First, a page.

Facebook Virus – Why Facebook?
Facebook Virus: If you have a face on Facebook, you are an easy target for a Facebook virus. Almost everyone, be it an expert user or a novice, has a Facebook account. What started as a small social networking site five years ago is now a multi-billion website with approximately 500 million active users as of July 2010.That there are plenty of pages, applications, games, and luring ads on Facebook and you feel the urge to try many of them. With such a grand base, the bad guys need not look any further if they want to gain entry into different computers. The games, applications, pages, and ads can be a trap inviting malware into your computer.
Methods to Spread Facebook Virus
The bad guys, or hackers as we call them technically, use both internal and external tactics to gain access to your computer. The internal method is easy. Create a luring application and insert a malicious code or merge a malware code into a video embedding code and then post it on Facebook. When you click on the link to play the video or to open the application, the code downloads malware to your computer. As there is no restriction on creating applications, anyone can create such applications/games for use with Facebook. Though Facebook might remove suspicious applications, ads, and posts after receiving complaints, it may be too late.
The other method is to send emails to Facebook subscribers. Most of the people post their email addresses and smartphone numbers on their Facebook profile. This makes them easy targets for Facebook virus and worms. Read Dealing with Facebook Security Problem for basic information on keeping your Facebook account safe.
The most basic way to avoid a virus or any other malware is to avoid any post, video, page or application that looks out of this world. You can still have fun on Facebook, but it is wise to read user reviews of Facebook games before trying them. An example of recently video spread virus was titled, “Sexiest Video Ever.” This is not available anymore on Facebook, but you need to be careful should anyone send the link via email. The next sections will talk about different known Facebook viruses and methods to deal with them.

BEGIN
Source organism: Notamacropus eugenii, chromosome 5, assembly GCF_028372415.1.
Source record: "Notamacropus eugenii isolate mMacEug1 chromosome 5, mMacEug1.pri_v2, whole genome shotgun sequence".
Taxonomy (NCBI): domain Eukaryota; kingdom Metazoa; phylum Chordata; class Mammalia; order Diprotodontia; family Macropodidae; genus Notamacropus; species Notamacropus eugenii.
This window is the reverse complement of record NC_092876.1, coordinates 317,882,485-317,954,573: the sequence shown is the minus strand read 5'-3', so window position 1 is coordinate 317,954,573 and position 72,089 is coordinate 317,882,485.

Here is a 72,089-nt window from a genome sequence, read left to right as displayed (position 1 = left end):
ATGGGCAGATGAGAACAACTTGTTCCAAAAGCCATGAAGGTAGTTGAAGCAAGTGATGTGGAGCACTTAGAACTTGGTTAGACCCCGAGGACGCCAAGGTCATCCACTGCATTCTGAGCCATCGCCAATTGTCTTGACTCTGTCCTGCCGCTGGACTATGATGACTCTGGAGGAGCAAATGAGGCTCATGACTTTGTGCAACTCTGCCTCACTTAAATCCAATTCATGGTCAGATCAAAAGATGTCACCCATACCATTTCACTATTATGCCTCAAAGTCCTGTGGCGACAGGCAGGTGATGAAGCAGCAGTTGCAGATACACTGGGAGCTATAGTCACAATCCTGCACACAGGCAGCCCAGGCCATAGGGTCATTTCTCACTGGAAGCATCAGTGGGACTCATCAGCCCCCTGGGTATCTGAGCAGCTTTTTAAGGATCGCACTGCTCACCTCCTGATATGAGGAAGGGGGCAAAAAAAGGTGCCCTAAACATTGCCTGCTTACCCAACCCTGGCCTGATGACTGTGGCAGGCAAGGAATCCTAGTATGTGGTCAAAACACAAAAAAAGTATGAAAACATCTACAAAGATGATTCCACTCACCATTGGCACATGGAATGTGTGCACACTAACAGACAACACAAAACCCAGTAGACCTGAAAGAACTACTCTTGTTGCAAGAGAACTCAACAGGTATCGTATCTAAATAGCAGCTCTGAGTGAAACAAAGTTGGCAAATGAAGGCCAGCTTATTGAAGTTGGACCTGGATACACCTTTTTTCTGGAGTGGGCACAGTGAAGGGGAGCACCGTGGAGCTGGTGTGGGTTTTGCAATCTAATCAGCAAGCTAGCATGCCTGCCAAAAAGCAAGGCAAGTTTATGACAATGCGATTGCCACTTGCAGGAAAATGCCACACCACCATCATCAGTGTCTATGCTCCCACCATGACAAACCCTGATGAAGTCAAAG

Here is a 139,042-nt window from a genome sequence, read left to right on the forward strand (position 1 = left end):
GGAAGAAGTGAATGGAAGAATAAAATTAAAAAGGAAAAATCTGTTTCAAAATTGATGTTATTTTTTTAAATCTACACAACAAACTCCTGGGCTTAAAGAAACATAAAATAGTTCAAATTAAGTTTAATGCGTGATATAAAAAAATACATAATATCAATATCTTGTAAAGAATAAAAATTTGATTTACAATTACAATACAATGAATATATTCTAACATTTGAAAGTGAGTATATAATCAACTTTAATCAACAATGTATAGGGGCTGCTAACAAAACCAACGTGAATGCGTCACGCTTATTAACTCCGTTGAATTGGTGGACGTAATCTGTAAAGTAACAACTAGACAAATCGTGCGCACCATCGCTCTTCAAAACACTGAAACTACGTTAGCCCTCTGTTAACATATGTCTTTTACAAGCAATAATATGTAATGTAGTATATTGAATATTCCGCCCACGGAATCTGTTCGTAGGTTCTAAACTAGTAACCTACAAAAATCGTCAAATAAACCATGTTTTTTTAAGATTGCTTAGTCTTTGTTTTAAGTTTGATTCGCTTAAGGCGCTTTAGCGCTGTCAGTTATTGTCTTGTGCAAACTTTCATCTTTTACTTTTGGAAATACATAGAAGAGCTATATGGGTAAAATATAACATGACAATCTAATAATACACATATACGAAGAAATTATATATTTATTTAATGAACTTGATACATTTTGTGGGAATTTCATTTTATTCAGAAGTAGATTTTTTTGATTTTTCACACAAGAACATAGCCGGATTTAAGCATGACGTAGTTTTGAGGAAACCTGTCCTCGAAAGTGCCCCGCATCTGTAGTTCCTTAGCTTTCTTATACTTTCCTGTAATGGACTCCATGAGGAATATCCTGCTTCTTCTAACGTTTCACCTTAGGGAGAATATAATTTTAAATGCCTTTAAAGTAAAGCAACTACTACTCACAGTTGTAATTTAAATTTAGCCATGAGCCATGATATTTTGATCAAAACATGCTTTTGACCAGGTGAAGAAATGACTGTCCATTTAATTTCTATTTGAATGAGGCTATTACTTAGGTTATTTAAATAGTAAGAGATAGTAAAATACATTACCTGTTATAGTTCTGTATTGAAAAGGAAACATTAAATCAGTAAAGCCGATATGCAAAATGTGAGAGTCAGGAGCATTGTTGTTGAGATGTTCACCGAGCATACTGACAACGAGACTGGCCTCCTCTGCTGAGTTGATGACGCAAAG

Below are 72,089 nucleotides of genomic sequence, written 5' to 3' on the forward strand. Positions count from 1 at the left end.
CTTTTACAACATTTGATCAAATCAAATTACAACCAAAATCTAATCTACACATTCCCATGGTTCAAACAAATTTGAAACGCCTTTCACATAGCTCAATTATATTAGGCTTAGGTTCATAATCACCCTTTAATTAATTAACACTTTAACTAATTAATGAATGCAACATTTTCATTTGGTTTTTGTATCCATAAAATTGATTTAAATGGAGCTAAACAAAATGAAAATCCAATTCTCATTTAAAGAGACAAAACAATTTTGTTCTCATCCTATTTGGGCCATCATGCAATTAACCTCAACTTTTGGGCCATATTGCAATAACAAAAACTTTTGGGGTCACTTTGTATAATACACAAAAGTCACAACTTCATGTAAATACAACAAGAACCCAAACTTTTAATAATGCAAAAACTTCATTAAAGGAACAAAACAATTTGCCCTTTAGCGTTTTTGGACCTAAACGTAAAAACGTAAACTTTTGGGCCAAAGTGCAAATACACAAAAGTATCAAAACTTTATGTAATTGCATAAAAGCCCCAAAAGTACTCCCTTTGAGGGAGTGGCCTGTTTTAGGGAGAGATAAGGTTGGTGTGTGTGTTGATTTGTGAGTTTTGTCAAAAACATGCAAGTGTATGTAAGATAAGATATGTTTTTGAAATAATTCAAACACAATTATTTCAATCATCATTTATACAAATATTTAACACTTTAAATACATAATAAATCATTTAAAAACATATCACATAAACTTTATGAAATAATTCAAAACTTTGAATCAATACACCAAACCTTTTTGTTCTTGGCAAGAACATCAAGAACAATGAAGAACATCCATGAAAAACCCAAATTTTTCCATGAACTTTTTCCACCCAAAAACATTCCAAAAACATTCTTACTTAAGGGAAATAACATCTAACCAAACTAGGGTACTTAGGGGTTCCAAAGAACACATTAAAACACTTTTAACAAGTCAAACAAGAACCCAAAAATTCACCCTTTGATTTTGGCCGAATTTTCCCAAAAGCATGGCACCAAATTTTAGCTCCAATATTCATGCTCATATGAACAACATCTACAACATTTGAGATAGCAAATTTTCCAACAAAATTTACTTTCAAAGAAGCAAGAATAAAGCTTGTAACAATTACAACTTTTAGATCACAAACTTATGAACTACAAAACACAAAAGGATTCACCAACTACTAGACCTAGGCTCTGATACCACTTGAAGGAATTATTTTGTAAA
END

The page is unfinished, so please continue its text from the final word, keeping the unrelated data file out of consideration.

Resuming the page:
Note: The founder of Facebook, Mark Zuckerberg says that there is no option of screening new applications before they go live as Facebook is meant to be an open space. This increases the risk of Facebook virus and other malware.
Stop Facebook Virus – Use the Like Button Sparingly
You have probably used the Like button on Facebook. However, the same Like button that you used to show your appreciation for a post can now pose a threat to your computers. The most recent threat was a page saying “This Girl Committed Suicide after Her Dad Posted This on Her Wall” (see image). Obviously, this page creates curiosity and many people click the link to get more details. The page asks you to click on the Like button before you can access the details. Once you click the Like button, down goes the malware into your computer. You can get more information about the page at bypassFanpages website.
See more information about Likejacking at How to Avoid Facebook Scams.
This might scare you from clicking on the Like button even on your friends’ posts on their walls. However, you need not worry much. Just take some precautions and you should be safe. If the wall post is something typed in manually, you can always Like It without any fear. If your friend shares a page, check the origin of the page. You can click the original link to see where it goes and what steps it requires. If it is a normal page, it will open up without any additional requests. Other pages ask you to click on additional links before they present information. If you encounter such a scenario, it is better to close the window than to click on the additional links. It is clicking the additional links that downloads malware. So far, no Facebook page has been reported to download malware just by clicking the initial link (videos are an exception).